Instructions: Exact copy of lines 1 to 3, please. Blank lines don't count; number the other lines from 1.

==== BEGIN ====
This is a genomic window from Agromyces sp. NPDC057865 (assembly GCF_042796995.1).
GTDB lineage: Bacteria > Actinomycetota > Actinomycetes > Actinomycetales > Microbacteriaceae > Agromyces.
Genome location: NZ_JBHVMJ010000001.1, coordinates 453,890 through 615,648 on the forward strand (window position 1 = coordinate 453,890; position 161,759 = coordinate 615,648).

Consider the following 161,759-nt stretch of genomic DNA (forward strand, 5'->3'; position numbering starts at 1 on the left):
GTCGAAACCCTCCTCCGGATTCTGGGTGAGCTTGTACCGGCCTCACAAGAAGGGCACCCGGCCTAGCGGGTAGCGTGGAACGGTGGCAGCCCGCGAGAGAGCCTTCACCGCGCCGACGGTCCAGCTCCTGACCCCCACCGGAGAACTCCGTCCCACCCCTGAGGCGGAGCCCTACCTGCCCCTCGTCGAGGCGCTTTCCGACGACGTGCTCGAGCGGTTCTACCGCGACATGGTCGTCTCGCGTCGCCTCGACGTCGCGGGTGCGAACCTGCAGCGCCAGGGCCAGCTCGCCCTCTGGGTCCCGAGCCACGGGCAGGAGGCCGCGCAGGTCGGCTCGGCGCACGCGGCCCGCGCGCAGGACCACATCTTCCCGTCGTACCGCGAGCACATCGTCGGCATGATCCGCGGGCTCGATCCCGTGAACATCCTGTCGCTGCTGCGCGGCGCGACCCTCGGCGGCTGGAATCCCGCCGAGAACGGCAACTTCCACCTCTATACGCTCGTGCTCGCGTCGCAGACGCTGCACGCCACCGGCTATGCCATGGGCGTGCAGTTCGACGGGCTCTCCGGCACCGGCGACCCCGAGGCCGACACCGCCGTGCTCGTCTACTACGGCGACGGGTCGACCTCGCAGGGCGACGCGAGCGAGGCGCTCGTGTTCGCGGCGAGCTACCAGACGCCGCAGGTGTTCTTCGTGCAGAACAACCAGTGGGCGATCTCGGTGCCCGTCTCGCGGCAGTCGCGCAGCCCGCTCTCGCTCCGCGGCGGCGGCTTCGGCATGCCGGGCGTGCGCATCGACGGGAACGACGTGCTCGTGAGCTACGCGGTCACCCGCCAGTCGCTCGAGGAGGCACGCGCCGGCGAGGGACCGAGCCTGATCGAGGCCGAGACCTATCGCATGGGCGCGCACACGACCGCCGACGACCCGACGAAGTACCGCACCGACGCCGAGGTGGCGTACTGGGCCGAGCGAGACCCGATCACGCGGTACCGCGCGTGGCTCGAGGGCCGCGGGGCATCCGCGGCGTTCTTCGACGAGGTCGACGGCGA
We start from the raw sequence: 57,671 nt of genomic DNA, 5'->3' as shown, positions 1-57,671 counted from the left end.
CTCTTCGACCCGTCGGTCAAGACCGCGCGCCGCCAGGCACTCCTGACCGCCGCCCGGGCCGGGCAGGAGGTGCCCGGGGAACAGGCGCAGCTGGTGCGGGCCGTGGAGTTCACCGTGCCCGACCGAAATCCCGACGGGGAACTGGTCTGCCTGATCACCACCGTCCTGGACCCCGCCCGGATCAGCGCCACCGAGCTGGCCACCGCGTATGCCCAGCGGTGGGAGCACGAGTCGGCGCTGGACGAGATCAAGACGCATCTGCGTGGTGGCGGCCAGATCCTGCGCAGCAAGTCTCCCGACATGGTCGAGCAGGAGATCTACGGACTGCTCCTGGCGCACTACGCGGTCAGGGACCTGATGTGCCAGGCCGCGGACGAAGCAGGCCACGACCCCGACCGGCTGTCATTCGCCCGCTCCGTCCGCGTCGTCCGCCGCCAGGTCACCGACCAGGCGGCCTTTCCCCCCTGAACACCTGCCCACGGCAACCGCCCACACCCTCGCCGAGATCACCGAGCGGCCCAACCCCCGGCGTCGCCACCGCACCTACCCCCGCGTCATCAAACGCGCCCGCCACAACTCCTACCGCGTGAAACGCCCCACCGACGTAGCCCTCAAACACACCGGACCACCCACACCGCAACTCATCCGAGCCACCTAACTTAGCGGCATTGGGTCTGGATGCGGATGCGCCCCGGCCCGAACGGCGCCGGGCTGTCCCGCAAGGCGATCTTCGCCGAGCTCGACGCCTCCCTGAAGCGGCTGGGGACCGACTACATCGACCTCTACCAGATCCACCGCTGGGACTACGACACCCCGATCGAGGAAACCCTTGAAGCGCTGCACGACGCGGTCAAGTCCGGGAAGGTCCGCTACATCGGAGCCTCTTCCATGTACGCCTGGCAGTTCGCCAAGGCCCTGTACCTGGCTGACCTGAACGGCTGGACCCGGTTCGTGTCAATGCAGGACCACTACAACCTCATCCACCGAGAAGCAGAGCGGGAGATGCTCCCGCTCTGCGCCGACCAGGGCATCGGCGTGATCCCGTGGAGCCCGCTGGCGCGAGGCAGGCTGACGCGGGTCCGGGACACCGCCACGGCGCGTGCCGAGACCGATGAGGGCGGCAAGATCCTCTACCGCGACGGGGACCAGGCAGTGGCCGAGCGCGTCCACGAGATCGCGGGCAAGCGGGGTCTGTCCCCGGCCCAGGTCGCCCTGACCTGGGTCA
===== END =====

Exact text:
This is a genomic window from Agromyces sp. NPDC057865 (assembly GCF_042796995.1).
GTDB lineage: Bacteria > Actinomycetota > Actinomycetes > Actinomycetales > Microbacteriaceae > Agromyces.
Genome location: NZ_JBHVMJ010000001.1, coordinates 453,890 through 615,648 on the forward strand (window position 1 = coordinate 453,890; position 161,759 = coordinate 615,648).